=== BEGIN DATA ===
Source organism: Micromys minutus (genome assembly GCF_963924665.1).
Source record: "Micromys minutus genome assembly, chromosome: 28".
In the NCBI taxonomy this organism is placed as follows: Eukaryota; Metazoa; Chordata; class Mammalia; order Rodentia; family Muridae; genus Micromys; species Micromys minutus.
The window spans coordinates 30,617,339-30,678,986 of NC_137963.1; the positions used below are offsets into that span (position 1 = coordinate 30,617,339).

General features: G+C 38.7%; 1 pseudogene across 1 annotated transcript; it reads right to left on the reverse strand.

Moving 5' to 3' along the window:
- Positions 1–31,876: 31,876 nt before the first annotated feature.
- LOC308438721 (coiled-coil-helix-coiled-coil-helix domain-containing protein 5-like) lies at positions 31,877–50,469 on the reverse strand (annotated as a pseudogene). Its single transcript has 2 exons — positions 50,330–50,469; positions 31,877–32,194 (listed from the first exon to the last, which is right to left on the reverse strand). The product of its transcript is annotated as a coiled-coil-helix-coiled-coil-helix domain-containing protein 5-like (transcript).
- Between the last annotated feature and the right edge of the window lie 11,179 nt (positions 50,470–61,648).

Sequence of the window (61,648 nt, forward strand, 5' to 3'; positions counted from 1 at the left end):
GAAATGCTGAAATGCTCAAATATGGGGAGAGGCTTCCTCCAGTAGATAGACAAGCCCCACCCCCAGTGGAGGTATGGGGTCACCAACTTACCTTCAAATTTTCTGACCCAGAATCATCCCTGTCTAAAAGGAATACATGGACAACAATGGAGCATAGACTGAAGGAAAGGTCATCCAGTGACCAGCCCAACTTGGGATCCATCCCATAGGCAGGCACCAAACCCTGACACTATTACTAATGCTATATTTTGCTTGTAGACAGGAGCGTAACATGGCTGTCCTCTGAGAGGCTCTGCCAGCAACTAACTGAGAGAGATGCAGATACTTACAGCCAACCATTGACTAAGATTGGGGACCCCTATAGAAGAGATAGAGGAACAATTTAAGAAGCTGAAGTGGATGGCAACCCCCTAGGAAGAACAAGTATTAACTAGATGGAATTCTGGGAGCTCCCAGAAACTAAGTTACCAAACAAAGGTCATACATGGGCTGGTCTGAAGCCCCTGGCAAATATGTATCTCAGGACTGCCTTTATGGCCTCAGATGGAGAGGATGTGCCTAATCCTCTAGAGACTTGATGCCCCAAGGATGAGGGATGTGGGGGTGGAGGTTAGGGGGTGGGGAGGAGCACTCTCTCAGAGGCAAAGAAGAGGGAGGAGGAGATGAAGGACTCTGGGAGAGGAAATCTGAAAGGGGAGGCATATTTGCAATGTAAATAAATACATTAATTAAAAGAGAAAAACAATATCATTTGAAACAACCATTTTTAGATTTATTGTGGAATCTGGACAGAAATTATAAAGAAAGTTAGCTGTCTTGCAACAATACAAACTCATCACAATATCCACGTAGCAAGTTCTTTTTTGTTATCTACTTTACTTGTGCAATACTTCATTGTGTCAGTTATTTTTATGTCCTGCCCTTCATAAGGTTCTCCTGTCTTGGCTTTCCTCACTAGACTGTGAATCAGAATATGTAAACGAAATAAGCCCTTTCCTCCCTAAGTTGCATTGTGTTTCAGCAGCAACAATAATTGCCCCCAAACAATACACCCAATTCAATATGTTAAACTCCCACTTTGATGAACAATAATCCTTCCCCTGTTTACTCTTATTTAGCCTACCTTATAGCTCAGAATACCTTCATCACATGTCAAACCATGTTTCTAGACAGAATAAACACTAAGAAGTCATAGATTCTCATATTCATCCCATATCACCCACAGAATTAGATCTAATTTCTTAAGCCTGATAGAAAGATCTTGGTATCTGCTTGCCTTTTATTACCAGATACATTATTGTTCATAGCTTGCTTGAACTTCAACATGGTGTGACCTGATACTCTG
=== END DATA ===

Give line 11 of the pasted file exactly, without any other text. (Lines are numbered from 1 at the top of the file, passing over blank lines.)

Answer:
GAAATGCTGAAATGCTCAAATATGGGGAGAGGCTTCCTCCAGTAGATAGACAAGCCCCACCCCCAGTGGAGGTATGGGGTCACCAACTTACCTTCAAATTTTCTGACCCAGAATCATCCCTGTCTAAAAGGAATACATGGACAACAATGGAGCATAGACTGAAGGAAAGGTCATCCAGTGACCAGCCCAACTTGGGATCCATCCCATAGGCAGGCACCAAACCCTGACACTATTACTAATGCTATATTTTGCTTGTAGACAGGAGCGTAACATGGCTGTCCTCTGAGAGGCTCTGCCAGCAACTAACTGAGAGAGATGCAGATACTTACAGCCAACCATTGACTAAGATTGGGGACCCCTATAGAAGAGATAGAGGAACAATTTAAGAAGCTGAAGTGGATGGCAACCCCCTAGGAAGAACAAGTATTAACTAGATGGAATTCTGGGAGCTCCCAGAAACTAAGTTACCAAACAAAGGTCATACATGGGCTGGTCTGAAGCCCCTGGCAAATATGTATCTCAGGACTGCCTTTATGGCCTCAGATGGAGAGGATGTGCCTAATCCTCTAGAGACTTGATGCCCCAAGGATGAGGGATGTGGGGGTGGAGGTTAGGGGGTGGGGAGGAGCACTCTCTCAGAGGCAAAGAAGAGGGAGGAGGAGATGAAGGACTCTGGGAGAGGAAATCTGAAAGGGGAGGCATATTTGCAATGTAAATAAATACATTAATTAAAAGAGAAAAACAATATCATTTGAAACAACCATTTTTAGATTTATTGTGGAATCTGGACAGAAATTATAAAGAAAGTTAGCTGTCTTGCAACAATACAAACTCATCACAATATCCACGTAGCAAGTTCTTTTTTGTTATCTACTTTACTTGTGCAATACTTCATTGTGTCAGTTATTTTTATGTCCTGCCCTTCATAAGGTTCTCCTGTCTTGGCTTTCCTCACTAGACTGTGAATCAGAATATGTAAACGAAATAAGCCCTTTCCTCCCTAAGTTGCATTGTGTTTCAGCAGCAACAATAATTGCCCCCAAACAATACACCCAATTCAATATGTTAAACTCCCACTTTGATGAACAATAATCCTTCCCCTGTTTACTCTTATTTAGCCTACCTTATAGCTCAGAATACCTTCATCACATGTCAAACCATGTTTCTAGACAGAATAAACACTAAGAAGTCATAGATTCTCATATTCATCCCATATCACCCACAGAATTAGATCTAATTTCTTAAGCCTGATAGAAAGATCTTGGTATCTGCTTGCCTTTTATTACCAGATACATTATTGTTCATAGCTTGCTTGAACTTCAACATGGTGTGACCTGATACTCTG